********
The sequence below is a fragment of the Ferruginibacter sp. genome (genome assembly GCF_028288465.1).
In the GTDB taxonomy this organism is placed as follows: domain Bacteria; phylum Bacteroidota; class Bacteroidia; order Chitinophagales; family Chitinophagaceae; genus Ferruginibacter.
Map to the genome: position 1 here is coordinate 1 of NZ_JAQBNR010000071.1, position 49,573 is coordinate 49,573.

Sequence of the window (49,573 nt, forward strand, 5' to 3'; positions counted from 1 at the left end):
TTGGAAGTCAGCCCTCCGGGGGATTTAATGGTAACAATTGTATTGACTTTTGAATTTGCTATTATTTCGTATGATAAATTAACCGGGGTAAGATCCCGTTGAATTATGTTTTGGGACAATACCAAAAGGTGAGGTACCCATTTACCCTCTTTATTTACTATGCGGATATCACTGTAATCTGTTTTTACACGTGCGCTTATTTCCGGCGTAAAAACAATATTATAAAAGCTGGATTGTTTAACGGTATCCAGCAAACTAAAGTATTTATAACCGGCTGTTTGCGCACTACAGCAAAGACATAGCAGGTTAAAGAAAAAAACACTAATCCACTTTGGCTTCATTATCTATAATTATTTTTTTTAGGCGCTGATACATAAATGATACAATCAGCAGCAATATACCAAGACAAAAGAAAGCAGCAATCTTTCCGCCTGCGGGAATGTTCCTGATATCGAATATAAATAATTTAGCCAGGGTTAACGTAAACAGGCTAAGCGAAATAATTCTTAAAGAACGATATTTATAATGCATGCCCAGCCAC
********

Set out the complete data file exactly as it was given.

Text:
The sequence below is a fragment of the Ferruginibacter sp. genome (genome assembly GCF_028288465.1).
In the GTDB taxonomy this organism is placed as follows: domain Bacteria; phylum Bacteroidota; class Bacteroidia; order Chitinophagales; family Chitinophagaceae; genus Ferruginibacter.
Map to the genome: position 1 here is coordinate 1 of NZ_JAQBNR010000071.1, position 49,573 is coordinate 49,573.

Sequence of the window (49,573 nt, forward strand, 5' to 3'; positions counted from 1 at the left end):
TTGGAAGTCAGCCCTCCGGGGGATTTAATGGTAACAATTGTATTGACTTTTGAATTTGCTATTATTTCGTATGATAAATTAACCGGGGTAAGATCCCGTTGAATTATGTTTTGGGACAATACCAAAAGGTGAGGTACCCATTTACCCTCTTTATTTACTATGCGGATATCACTGTAATCTGTTTTTACACGTGCGCTTATTTCCGGCGTAAAAACAATATTATAAAAGCTGGATTGTTTAACGGTATCCAGCAAACTAAAGTATTTATAACCGGCTGTTTGCGCACTACAGCAAAGACATAGCAGGTTAAAGAAAAAAACACTAATCCACTTTGGCTTCATTATCTATAATTATTTTTTTTAGGCGCTGATACATAAATGATACAATCAGCAGCAATATACCAAGACAAAAGAAAGCAGCAATCTTTCCGCCTGCGGGAATGTTCCTGATATCGAATATAAATAATTTAGCCAGGGTTAACGTAAACAGGCTAAGCGAAATAATTCTTAAAGAACGATATTTATAATGCATGCCCAGCCAC